Great Hall, Exeter University, Exeter
Wednesday, 27th October 2021
Public Service Broadcasting are on the road again for an extensive tour, their first since 2018, showcasing new album Bright Magic, and the question is after the enforced and lengthy lay off for… well, we all know why:
Have Public Service Broadcasting retained their live magic?
It is probably fair to say that the new album split some of the fans – some delighting in the shift towards more atmospheric and ambient electronic pieces, appropriately akin to German artists Tangerine Dream or Kraftwerk, considering the influence of Berlin on the making of the album. However, some have been less enthusiastic, hankering for the tried and tested formula of sampling dialogue from vintage documentary and other footage in a more rock and dance hybrid setting. Could Public Service Broadcasting pull these different strands together and still ‘Inform, Educate, Entertain’?
The atmosphere of Berlin and electronic music was evoked even before the gig with David Bowie’s Sound and Vision, from the 1977 album Low, playing on the PA; suffused with the spirit of Berlin, where it was recorded. Public Service Broadcasting with EERA walk onto the stage all dressed in white suits, ties and shoes. Four of them stand at keyboards in a shadowy set, and memories of Kraftwerk appearing almost Robot-like on stage are inescapable. The set begins very atmospherically with the cinematic drone and pulse of Der Sumpf (Sinfonie der Großstadt) which flows brightly into the shimmering sounds of Im Licht, with the band eerily silhouetted on stage, white lights projecting ‘Berlin im Licht’ on the venue ceiling. It is an understated, subtle and yet challenging start to the set, immediately laying out that the band will focus heavily on their new music, which comprises nearly half the songs of the show. The mechanical, insistent sound of engines plunges the Great Hall into Der Rhythmus Der Maschinen, which is accompanied by German phrases and fascinating images of engineering. This is a piece which stands out on the album (and features a small amount of their previous trademark sampled documentary dialogue). In a live setting, this piece definitely has much more impact, with added power as Wrigglesworth pounds away vigorously on drums and J. Willgoose certainly cranks up the guitar in the mid-section. The imagery from ‘Mr. B’ is fascinating as this song really starts to get the crowd moving to the hypnotic beat.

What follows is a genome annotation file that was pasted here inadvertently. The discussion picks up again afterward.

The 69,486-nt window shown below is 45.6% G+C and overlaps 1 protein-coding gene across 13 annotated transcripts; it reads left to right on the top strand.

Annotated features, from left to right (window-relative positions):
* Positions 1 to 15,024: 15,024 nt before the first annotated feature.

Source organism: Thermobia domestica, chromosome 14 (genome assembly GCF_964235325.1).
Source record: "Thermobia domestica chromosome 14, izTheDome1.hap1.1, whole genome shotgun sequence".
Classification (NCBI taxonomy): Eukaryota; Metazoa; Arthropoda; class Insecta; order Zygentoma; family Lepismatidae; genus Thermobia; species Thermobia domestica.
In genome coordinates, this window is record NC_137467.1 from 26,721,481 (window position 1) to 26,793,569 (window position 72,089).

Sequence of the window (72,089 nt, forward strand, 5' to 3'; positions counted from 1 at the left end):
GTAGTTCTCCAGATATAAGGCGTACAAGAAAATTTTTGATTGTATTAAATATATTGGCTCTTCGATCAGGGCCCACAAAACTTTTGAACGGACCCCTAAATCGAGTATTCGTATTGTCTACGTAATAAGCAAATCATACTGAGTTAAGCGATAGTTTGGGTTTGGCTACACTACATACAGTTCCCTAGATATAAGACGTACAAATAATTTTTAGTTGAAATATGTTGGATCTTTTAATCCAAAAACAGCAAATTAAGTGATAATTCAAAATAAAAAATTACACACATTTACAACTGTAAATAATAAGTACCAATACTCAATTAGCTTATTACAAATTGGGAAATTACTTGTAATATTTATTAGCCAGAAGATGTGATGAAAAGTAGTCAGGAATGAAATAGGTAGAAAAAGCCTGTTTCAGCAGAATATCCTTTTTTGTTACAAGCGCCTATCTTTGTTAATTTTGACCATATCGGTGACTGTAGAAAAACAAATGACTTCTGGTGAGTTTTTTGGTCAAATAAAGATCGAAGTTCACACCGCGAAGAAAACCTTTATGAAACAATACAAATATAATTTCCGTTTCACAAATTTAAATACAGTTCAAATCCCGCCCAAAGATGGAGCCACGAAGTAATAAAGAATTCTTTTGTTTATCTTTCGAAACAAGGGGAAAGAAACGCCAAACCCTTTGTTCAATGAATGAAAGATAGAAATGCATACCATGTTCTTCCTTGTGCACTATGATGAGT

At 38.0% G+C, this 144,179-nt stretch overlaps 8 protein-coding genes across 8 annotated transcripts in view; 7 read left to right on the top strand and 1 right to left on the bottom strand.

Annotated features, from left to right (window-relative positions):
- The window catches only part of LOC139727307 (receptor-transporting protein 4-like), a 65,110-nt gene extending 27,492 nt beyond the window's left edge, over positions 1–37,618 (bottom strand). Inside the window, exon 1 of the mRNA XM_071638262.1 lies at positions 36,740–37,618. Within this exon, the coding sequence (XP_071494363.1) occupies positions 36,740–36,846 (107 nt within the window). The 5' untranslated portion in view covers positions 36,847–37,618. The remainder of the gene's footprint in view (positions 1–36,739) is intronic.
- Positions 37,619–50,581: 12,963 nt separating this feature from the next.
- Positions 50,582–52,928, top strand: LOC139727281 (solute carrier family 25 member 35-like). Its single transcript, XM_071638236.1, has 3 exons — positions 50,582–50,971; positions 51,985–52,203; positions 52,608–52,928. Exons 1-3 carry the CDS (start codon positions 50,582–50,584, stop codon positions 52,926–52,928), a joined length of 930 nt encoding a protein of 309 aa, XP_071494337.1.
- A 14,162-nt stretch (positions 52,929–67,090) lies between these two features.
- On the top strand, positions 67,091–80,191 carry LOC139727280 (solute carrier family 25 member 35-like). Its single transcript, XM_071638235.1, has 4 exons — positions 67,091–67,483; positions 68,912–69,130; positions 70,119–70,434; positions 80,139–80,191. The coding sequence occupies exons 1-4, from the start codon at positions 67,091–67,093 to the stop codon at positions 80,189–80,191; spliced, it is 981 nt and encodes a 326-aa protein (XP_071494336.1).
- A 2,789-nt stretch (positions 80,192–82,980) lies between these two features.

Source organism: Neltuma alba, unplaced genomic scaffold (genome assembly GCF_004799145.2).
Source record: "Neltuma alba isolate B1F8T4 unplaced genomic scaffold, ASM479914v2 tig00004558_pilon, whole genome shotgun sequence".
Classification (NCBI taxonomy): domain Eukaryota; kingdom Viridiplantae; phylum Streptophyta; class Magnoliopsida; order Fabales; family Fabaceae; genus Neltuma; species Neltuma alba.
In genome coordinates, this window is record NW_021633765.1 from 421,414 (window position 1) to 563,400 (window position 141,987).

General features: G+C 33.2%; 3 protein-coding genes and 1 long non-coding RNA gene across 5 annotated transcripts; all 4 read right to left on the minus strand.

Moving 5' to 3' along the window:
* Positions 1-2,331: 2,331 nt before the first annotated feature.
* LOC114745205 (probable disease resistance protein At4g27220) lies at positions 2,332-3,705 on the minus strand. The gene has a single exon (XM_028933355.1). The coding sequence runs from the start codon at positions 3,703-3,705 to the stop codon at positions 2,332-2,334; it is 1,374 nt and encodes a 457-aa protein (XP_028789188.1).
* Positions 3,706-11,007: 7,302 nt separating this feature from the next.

The singer and keyboardist EERA, who had provided the support act for the evening, becomes a focal point as she chants the refrain from Progress from previous album Every Valley. This is a clever song choice to transition from the electronic landscape of Berlin to songs associated with the mining industry, and is one of four pieces from that fine album.
EERA has a beguiling and at times ‘other worldly’ voice which echoes around the venue. In a set populated with rather male-oriented songs about mining or space exploration, it strikes a good balance to hear them play the tinkling and delightful They Gave Me a Lamp, about the resilient and heroic women who supported their mining menfolk, especially during the 1980s miners’ strike. It may be easy for some to dismiss Public Service Broadcasting as rather ‘quirky’ or ‘gimmicky’ in the choice of their sound clips, but with a song like They Gave Me a Lamp they cast their light on a half-forgotten truth. The horns of the ‘Brassy Gents’ (John Rittipo Moore on Sax, Toby Street on Trumpet and Barnaby Philpott on Trombone) give this tribute to these redoubtable women added resonance. The bewitching voice of EERA returns centre stage for the gentle, almost diaphanous delicacy of Gib Mir Das Licht which features the sultry sax of Moore on his own. There is a dreamy blue start to the next song and the tempo picks up considerably as they ascend into the infectious electro-pop of Blue Heaven, with EERA featuring again with some lovely vocals.
One of the undoubted highlights of the whole show is a barnstorming couplet of songs which J. Willgoose introduces thus: “This is a song about a plane”. The unmistakable sound of the Rolls Royce Merlin engine of a Spitfire roars into life, much to the universal delight of the audience. This is always a great part of a Public Service broadcasting gig, but tonight there seems to be an added frisson and kick to this iconic number as Lesley Howard’s cultured tones (as Spitfire designer R.J. Mitchell in the 1942 movie First of the Few) punctuate this pulsing, rocking tribute to an iconic plane. There seems to be a more powerful drive behind this live version and at the end J. Willgoose moves to the front of the stage and cranks out a crunching, almost heavy metal coda on electric guitar – needless to say the place goes nuts!